The severe financial problems at Fairchild Dornier have left the Envoy 3 and 7 programs in doubt. Ironically (or perhaps intentionally), the 728 regional jet platform for the Envoy 7 was rolled out on March 21, just before the company filed for insolvency on April 2. First flight of the 728 is still planned for July or August, however, and the company said it has diverted funds from the Envoy 7 program to pay for costs associated with the 728’s maiden flight. As a result, development of the Envoy 7, originally scheduled for delivery in 2004, has been frozen. The manufacturer did not respond to AIN’s request for information about the Envoy 3’s current status, including a date when a supplementary type certificate for the interior is expected.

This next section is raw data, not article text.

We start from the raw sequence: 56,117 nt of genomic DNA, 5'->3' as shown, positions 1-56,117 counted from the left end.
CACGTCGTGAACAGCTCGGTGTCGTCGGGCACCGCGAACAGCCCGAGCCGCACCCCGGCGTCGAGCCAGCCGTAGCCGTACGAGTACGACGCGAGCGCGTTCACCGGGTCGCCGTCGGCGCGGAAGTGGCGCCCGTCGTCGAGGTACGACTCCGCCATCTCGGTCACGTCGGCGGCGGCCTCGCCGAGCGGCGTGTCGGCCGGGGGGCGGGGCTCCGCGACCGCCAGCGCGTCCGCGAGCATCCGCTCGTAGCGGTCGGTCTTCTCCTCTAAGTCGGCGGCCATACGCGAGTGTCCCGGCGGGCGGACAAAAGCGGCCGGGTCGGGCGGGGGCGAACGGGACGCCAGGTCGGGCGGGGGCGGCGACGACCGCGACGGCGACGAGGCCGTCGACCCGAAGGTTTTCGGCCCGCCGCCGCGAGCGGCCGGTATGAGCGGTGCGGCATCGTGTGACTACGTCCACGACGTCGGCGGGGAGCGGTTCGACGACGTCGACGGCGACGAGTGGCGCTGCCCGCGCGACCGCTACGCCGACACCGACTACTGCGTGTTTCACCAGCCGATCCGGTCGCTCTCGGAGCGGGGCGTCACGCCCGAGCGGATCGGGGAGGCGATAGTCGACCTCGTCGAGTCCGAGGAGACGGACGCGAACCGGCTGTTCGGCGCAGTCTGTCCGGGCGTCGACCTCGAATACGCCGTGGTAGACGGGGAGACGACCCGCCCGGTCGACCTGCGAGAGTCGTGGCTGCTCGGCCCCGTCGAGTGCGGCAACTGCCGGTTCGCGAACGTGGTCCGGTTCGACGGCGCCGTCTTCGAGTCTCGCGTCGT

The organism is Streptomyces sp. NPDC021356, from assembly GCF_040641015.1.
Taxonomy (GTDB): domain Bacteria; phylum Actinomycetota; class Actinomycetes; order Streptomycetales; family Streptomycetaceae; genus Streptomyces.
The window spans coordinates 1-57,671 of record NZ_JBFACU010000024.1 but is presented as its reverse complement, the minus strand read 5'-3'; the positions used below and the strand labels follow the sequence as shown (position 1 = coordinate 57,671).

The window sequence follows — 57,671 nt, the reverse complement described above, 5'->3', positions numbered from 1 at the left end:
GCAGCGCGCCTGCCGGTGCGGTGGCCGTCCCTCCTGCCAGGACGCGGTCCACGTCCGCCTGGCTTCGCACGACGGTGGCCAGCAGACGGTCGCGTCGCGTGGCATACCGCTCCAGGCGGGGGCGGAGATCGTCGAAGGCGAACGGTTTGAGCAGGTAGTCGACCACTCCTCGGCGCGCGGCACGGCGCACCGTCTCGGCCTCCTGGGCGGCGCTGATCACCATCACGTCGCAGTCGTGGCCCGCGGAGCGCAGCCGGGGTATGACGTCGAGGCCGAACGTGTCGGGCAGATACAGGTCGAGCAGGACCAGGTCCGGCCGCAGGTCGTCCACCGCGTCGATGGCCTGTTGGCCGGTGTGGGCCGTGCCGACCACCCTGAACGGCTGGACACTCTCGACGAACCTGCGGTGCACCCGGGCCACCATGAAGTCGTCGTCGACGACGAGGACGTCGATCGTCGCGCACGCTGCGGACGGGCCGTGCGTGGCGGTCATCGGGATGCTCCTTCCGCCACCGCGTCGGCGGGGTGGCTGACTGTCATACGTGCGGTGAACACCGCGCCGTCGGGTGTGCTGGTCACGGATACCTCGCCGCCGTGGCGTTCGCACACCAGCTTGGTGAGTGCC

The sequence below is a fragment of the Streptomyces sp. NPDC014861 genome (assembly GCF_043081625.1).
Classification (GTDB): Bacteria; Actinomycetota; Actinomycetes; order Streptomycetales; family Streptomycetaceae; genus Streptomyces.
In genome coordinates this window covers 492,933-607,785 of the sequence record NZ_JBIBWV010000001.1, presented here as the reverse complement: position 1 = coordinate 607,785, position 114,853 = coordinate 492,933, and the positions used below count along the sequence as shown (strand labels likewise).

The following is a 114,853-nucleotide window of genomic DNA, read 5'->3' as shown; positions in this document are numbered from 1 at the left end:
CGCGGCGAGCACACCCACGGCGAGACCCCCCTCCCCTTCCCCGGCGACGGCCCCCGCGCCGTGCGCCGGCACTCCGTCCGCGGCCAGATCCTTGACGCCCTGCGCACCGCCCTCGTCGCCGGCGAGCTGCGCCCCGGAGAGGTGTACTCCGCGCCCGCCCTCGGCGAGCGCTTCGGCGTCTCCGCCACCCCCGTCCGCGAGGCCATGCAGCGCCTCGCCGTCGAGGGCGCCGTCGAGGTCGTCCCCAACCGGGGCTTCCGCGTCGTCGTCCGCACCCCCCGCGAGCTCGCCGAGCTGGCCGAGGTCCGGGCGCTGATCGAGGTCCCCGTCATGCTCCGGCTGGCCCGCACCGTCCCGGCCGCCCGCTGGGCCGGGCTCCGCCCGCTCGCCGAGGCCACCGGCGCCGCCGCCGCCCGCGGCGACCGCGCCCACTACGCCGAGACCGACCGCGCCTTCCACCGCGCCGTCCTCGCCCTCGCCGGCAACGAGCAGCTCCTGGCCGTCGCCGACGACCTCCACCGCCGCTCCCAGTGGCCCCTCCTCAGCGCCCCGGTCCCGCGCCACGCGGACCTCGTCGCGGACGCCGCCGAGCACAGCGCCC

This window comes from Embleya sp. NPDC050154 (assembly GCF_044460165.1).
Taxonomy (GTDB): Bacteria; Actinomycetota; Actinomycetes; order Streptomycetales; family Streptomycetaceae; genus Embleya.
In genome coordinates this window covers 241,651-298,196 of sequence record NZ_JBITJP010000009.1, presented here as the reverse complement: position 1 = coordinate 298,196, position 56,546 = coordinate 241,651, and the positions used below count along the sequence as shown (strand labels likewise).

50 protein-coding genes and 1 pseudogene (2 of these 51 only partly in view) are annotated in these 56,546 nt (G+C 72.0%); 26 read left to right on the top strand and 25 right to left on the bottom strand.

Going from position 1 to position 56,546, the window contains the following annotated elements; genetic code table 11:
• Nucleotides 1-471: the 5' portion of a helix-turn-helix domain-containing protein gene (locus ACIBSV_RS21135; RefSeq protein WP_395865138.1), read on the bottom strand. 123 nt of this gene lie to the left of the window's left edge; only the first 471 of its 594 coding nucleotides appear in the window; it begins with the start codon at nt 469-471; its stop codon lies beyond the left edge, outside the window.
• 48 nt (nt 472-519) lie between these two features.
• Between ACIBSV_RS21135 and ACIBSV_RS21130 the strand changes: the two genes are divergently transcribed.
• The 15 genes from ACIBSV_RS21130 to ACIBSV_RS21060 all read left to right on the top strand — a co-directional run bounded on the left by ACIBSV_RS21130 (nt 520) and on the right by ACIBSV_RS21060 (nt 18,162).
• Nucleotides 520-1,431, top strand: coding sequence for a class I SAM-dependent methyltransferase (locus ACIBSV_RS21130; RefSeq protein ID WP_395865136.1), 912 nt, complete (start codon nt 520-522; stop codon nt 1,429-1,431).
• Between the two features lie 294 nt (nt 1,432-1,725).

Some hope for both the 728 and Envoy 7 may be found in an announcement by Bombardier Aerospace at last month’s Berlin Air Show (ILA). The Canadian manufacturer said it has agreed to a request by Lufthansa Airlines and the government of Germany to start a technical evaluation of the 728 program and has sent a team of engineers to Berlin as a first step in the possible transfer of the program from Fairchild Dornier to Bombardier. Also in Berlin, the CEO of the European Aeronautic Defence and Space Company (EADS), Reiner Hertrich, conclusively denied any interest in Fairchild Dornier, citing undue risk associated with this business sector. Boeing, as well, continues to deny any interest in the ailing German-American company.